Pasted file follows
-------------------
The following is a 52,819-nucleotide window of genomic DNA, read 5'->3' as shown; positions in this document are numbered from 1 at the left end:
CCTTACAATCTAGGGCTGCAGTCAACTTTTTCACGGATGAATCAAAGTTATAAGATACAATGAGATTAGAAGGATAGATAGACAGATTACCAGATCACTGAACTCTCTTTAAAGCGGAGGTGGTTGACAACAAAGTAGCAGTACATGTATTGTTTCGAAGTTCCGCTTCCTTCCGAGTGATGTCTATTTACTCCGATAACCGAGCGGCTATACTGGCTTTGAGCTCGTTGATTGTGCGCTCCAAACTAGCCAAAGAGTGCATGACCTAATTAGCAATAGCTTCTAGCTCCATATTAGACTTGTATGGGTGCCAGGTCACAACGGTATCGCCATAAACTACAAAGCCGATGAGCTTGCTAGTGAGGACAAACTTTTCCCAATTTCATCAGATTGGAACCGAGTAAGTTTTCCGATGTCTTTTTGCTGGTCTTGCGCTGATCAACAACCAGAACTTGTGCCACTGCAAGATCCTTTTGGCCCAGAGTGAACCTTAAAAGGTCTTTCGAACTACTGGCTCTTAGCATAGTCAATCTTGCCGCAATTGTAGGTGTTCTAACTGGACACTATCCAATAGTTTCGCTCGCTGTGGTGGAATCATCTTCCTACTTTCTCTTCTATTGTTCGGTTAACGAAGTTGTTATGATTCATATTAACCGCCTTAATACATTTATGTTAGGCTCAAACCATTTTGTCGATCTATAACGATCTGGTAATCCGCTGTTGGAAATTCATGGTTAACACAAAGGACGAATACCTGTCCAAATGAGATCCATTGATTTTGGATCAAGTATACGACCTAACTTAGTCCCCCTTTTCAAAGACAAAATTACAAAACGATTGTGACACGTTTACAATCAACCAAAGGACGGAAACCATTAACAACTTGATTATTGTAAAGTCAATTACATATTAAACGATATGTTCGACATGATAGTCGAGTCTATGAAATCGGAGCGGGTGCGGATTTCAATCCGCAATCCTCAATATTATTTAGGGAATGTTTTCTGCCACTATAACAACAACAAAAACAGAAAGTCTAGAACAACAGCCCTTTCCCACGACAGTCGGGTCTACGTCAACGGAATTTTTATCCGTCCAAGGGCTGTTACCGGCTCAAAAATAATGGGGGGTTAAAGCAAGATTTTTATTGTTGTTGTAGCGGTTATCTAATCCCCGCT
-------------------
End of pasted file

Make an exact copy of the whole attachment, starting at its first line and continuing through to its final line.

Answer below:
The following is a 52,819-nucleotide window of genomic DNA, read 5'->3' as shown; positions in this document are numbered from 1 at the left end:
CCTTACAATCTAGGGCTGCAGTCAACTTTTTCACGGATGAATCAAAGTTATAAGATACAATGAGATTAGAAGGATAGATAGACAGATTACCAGATCACTGAACTCTCTTTAAAGCGGAGGTGGTTGACAACAAAGTAGCAGTACATGTATTGTTTCGAAGTTCCGCTTCCTTCCGAGTGATGTCTATTTACTCCGATAACCGAGCGGCTATACTGGCTTTGAGCTCGTTGATTGTGCGCTCCAAACTAGCCAAAGAGTGCATGACCTAATTAGCAATAGCTTCTAGCTCCATATTAGACTTGTATGGGTGCCAGGTCACAACGGTATCGCCATAAACTACAAAGCCGATGAGCTTGCTAGTGAGGACAAACTTTTCCCAATTTCATCAGATTGGAACCGAGTAAGTTTTCCGATGTCTTTTTGCTGGTCTTGCGCTGATCAACAACCAGAACTTGTGCCACTGCAAGATCCTTTTGGCCCAGAGTGAACCTTAAAAGGTCTTTCGAACTACTGGCTCTTAGCATAGTCAATCTTGCCGCAATTGTAGGTGTTCTAACTGGACACTATCCAATAGTTTCGCTCGCTGTGGTGGAATCATCTTCCTACTTTCTCTTCTATTGTTCGGTTAACGAAGTTGTTATGATTCATATTAACCGCCTTAATACATTTATGTTAGGCTCAAACCATTTTGTCGATCTATAACGATCTGGTAATCCGCTGTTGGAAATTCATGGTTAACACAAAGGACGAATACCTGTCCAAATGAGATCCATTGATTTTGGATCAAGTATACGACCTAACTTAGTCCCCCTTTTCAAAGACAAAATTACAAAACGATTGTGACACGTTTACAATCAACCAAAGGACGGAAACCATTAACAACTTGATTATTGTAAAGTCAATTACATATTAAACGATATGTTCGACATGATAGTCGAGTCTATGAAATCGGAGCGGGTGCGGATTTCAATCCGCAATCCTCAATATTATTTAGGGAATGTTTTCTGCCACTATAACAACAACAAAAACAGAAAGTCTAGAACAACAGCCCTTTCCCACGACAGTCGGGTCTACGTCAACGGAATTTTTATCCGTCCAAGGGCTGTTACCGGCTCAAAAATAATGGGGGGTTAAAGCAAGATTTTTATTGTTGTTGTAGCGGTTATCTAATCCCCGCT